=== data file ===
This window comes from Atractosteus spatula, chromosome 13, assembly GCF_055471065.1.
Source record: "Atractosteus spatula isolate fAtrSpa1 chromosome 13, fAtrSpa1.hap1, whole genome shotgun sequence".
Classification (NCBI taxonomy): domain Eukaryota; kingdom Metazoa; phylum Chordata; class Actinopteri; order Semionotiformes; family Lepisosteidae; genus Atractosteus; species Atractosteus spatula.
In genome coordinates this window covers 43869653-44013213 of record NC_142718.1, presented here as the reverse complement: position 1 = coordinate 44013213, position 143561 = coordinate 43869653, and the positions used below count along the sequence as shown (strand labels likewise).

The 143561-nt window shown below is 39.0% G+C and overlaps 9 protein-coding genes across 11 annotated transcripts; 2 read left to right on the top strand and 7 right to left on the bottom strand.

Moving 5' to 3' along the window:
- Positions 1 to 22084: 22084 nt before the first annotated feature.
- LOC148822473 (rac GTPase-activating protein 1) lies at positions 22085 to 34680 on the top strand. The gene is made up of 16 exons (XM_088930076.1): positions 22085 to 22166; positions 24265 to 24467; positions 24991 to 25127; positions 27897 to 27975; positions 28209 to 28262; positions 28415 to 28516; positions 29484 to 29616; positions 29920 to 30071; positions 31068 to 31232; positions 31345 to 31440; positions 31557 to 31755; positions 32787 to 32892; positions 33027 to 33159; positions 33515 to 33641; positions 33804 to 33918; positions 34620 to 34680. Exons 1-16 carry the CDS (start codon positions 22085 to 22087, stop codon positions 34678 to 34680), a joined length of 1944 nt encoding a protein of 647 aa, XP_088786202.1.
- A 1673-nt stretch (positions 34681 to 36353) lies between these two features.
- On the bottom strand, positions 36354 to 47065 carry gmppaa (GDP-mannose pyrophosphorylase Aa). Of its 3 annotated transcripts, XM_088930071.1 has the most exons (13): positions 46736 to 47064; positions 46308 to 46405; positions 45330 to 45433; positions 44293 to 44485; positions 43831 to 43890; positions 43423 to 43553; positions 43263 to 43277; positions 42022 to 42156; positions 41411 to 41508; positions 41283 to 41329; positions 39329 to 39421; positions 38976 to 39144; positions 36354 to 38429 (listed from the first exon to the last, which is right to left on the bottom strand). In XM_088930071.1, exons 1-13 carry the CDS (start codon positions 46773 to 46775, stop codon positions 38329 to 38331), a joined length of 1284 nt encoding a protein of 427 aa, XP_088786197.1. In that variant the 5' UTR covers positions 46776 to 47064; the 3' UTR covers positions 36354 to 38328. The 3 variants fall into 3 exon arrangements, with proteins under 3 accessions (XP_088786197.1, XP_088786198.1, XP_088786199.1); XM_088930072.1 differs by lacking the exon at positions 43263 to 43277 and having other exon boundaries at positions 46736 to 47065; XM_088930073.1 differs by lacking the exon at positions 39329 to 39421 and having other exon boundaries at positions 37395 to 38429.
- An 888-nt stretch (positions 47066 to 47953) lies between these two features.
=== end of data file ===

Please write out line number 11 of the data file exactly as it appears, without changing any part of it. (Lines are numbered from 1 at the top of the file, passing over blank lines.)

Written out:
- An 888-nt stretch (positions 47066 to 47953) lies between these two features.